4 Ways to Adapt to the New Facebook Ad Target Rules

by Growth Marketing Firm, on Dec 16, 2021

Late last month, Meta, Facebook’s parent company, announced that starting January 19, 2022, Facebook will no longer allow advertisers to use detailed targeting options that reference causes, organizations, and public figures that people see as “sensitive.” 

Meta will also disallow ad targeting options related to health, race, ethnicity, political affiliation, religion, or sexual orientation on Facebook and Instagram. 

Some of the examples that Meta cites are

  • Health causes such as “Lung cancer awareness,” “World Diabetes Day,” “Chemotherapy”)
  • Sexual orientation (e.g., “same-sex marriage” and “LGBT culture”)
  • Religious practices and groups (e.g., “Catholic Church” and “Jewish holidays”)
  • Political beliefs, social issues, causes, organizations, and figures.

Meta states that they’ve “heard concerns from experts that targeting options like these could be used in ways that lead to negative experiences for people in underrepresented groups.” 

With this news comes a shift in how many nonprofits, advocacy groups, and for-profit organizations will need to reach their audiences going forward. 

Here are some ideas that will prepare your organization with the workarounds you’ll need to continue your outreach efforts after the new targeted advertising rules go into effect. 

People resting the in grass looking at mobile devices with an infographic about Facebook's new ad targeting rules from Growth Marketing Firm.

Engagement Custom Audiences

You can create targeted ads for people who have already engaged with your organization in some way (liked your page, watched a video, followed your business page, etc.). 

For example, an advocacy group drumming up donations or a religious organization announcing a holiday event can still send ads about these types of things directly to those who’ve already shown organic interest in what your organization does. Some custom engagement types that show organic interest include:

  • viewing video
  • filling out a lead form
  • engaging with Instant Experiences
  • shopping your store
  • engaging with your Instagram account
  • past events involvement
  • membership/following/likes on your Facebook page

This type of engagement with your small business, nonprofit, or brand shows genuine interest in what you do, sell, or promote, so sending targeted ads to these people is a great way to get your message out. 

Build a Lookalike Audience

In Facebook, “a lookalike audience” is one that “looks like” those who are your customers or are engaging organically with your content.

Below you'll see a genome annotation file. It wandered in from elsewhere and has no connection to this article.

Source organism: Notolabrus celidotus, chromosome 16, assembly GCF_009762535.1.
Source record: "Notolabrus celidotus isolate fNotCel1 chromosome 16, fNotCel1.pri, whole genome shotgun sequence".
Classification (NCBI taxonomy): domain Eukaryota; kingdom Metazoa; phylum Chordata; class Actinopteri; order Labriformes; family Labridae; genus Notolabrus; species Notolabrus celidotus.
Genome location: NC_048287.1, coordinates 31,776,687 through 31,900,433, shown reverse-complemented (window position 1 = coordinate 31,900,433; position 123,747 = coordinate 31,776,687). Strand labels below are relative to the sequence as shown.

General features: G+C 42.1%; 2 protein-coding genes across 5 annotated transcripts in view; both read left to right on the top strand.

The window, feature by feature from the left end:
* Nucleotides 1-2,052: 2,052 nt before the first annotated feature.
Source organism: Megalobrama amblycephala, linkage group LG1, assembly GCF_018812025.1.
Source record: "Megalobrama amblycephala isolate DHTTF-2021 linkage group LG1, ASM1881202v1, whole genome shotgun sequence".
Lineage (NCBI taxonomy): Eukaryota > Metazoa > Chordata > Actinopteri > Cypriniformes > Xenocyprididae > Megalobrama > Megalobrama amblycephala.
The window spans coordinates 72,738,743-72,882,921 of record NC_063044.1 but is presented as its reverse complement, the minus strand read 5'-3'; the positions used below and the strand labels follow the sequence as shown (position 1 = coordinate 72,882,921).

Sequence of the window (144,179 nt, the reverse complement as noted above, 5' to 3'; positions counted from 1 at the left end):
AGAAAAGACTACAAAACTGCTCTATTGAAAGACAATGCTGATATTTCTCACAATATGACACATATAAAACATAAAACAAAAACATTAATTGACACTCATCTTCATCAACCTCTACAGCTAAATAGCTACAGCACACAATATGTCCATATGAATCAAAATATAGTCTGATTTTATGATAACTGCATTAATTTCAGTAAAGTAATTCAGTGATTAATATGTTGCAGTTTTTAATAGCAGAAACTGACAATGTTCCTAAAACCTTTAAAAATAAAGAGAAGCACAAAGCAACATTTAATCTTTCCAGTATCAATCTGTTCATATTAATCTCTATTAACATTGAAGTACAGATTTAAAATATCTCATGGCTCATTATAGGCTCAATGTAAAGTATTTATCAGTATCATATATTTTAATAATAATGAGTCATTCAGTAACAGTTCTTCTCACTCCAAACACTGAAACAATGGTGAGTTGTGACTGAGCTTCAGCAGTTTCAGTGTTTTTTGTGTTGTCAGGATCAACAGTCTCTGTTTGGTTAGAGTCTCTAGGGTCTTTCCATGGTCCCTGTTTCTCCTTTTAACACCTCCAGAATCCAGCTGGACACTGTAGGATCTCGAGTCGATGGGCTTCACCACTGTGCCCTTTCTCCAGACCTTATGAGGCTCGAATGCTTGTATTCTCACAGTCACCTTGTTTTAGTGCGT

Using this technique allows you to grow your audience by creating targeted ads for people who share similar attributes, interests, and demographics as those who already love what you do.  

A digital design with many faces around the Facebook logo.

You can create a lookalike audience by choosing a source audience in your ads menu and building a custom audience from that source. Facebook’s system uses information from the people who are already in your audience to find others who will most likely be glad to receive those ads in their feed—which helps your ROI, too. 

Re-engage Your Website Visitors

Facebook’s Website Custom Audiences feature, using Facebook Pixel, matches people who’ve visited your website in the past with their Facebook profiles. After the Facebook ads rules change, you may still send ads to them. 

A great use of this would be to create a campaign to reach people who’ve viewed your donor page or product page but not made a donation or a purchase to come back and do so

An ad like this can encourage past visitors to return for a new product, price, or level that you’ve just added. Or, you can just encourage them to return. 

You can also create an engagement custom audience (and then, after that, a lookalike audience) of everyone who's visited your website in the past 30 days. 

Focus on Location

Create outreach through targeted ads to people who live near your business’s or organization’s brick and mortar store

Facebook also allows you to target people who are “within the radius of their shipping capabilities”—but only if you’re based online and have no store or location that’s accessible to the public. 

Here’s how to do it

  1. In Facebook’s ad menu, open “Ads Manager” and select a campaign objective.
  2. Go to the “Audience” section and select your audience source.
  3. Go to “Locations” and follow the prompts.
  4. Choose your locations.

As big businesses like Meta learn the best ways to serve their audience and the global community, rules will continue to change in ways that may seem inconvenient but that can make a big difference to real people

Growth’s team of experts has their eye on the changes that affect businesses of all shapes and sizes, and we’re always ready with the right information and assistance to make change easy. Just ask us. We're right here. 

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Topics:Social MediaB2BAdvertising